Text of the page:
Study finds for STEM careers, elite schooling doesn't matter

Prestige may not matter when it comes to higher education for science, technology, engineering and math degrees, according to a study published in The Wall Street Journal.

Researchers analyzed thousands of college graduates and their earnings 10 years out of school, adjusting for family income, race, ethnicity, gender, marital status, SAT score, postgraduate degree and age upon graduation, among other factors.

They found that while elite schools may significantly influence earning potential for business and liberal arts majors, it had little impact on STEM majors, across selective, midtier and less-selective schools, according to the report.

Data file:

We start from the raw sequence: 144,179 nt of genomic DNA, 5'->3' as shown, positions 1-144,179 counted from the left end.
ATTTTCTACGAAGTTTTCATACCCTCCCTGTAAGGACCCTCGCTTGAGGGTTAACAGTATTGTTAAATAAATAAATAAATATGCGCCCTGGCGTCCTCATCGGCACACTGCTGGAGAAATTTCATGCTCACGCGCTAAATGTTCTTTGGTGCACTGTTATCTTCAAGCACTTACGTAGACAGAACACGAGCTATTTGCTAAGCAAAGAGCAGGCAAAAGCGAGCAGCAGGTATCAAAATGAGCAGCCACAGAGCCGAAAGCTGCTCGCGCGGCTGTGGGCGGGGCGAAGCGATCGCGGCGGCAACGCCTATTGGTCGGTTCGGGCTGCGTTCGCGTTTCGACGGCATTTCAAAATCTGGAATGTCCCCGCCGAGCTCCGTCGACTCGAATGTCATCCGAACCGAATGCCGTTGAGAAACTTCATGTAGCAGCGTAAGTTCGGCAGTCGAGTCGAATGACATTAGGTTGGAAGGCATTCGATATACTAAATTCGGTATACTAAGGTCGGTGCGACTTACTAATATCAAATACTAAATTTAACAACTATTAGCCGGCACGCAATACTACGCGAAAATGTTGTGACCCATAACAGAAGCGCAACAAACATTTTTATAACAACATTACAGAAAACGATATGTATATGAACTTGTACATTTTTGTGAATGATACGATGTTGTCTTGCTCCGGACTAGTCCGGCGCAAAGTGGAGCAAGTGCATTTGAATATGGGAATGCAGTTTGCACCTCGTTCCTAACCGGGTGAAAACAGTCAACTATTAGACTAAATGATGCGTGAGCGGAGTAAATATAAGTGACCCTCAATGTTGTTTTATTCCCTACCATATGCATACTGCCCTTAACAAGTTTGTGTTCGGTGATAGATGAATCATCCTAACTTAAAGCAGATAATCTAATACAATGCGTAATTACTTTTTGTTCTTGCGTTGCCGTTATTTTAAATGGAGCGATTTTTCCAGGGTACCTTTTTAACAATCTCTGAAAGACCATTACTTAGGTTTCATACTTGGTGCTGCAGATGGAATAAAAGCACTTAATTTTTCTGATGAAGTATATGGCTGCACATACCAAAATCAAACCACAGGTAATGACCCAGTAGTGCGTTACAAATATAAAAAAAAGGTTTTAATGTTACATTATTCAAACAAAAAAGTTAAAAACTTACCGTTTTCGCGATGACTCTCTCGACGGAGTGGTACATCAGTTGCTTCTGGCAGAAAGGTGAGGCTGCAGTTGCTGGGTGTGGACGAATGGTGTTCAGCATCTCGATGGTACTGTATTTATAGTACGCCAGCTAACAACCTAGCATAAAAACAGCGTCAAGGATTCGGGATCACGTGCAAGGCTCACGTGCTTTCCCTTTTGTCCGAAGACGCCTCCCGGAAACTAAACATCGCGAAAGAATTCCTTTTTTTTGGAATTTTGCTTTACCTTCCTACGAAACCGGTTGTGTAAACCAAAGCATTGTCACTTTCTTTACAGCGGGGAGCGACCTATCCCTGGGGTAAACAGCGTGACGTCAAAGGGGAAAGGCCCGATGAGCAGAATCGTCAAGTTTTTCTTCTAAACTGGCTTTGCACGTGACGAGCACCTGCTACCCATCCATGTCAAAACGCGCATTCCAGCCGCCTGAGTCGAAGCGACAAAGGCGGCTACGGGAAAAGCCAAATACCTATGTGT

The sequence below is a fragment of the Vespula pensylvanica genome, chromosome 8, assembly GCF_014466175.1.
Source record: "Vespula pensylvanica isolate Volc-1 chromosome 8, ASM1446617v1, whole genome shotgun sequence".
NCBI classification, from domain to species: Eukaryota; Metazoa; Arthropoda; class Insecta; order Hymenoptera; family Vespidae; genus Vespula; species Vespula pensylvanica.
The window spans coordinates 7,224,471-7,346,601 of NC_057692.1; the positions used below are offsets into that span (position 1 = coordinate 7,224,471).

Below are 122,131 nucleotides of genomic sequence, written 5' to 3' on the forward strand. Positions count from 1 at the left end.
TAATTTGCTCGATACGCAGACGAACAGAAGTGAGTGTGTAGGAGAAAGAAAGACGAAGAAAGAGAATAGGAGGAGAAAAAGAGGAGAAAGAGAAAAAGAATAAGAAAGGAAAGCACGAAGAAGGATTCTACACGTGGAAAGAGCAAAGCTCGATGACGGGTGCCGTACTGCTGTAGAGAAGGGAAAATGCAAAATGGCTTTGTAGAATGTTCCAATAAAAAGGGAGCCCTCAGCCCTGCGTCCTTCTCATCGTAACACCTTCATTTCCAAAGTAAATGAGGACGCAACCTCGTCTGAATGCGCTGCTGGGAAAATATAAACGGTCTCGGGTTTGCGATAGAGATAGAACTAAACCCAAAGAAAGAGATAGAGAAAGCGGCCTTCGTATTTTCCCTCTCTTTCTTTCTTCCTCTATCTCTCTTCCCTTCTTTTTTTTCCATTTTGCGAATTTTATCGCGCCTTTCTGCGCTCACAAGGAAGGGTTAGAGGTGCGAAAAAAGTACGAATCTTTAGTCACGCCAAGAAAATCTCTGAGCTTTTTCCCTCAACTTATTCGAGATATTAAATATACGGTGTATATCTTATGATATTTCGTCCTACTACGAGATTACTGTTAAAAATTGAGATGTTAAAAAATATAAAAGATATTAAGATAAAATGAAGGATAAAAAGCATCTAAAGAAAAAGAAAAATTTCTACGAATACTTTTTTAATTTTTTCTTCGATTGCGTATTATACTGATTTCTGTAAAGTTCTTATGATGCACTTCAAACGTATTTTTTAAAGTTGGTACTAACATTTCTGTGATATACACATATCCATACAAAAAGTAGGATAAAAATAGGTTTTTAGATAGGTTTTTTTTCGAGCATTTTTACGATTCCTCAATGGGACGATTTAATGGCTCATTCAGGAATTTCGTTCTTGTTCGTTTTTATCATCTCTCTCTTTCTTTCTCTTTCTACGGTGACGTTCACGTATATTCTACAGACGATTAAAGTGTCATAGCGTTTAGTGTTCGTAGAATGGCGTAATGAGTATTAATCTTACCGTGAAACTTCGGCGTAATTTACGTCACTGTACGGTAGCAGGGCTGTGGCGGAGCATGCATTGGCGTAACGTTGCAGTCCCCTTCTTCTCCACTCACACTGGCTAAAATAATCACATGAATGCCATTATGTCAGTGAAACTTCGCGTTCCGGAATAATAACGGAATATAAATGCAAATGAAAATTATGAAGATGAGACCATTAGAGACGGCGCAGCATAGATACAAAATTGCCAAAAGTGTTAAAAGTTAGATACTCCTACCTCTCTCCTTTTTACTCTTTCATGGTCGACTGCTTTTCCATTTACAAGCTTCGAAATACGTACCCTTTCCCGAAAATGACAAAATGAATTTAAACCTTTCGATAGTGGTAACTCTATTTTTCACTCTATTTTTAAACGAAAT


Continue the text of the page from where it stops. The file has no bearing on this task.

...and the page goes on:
Why? The researchers posited STEM curriculums are more likely standardized and come with a common body of knowledge students must know. As opposed to liberal arts majors or business majors, the body of knowledge is much more subjective and the alumni pool may matter more when graduates seek jobs, according to the report.

The researchers show, at least for undergraduate education, prestige should not be the No. 1 factor. Giving the example of engineering and comparing the University of Pennsylvania and Texas A&M, starting salaries differed by less than $1,000, while education differed by $167,000, according to the report.

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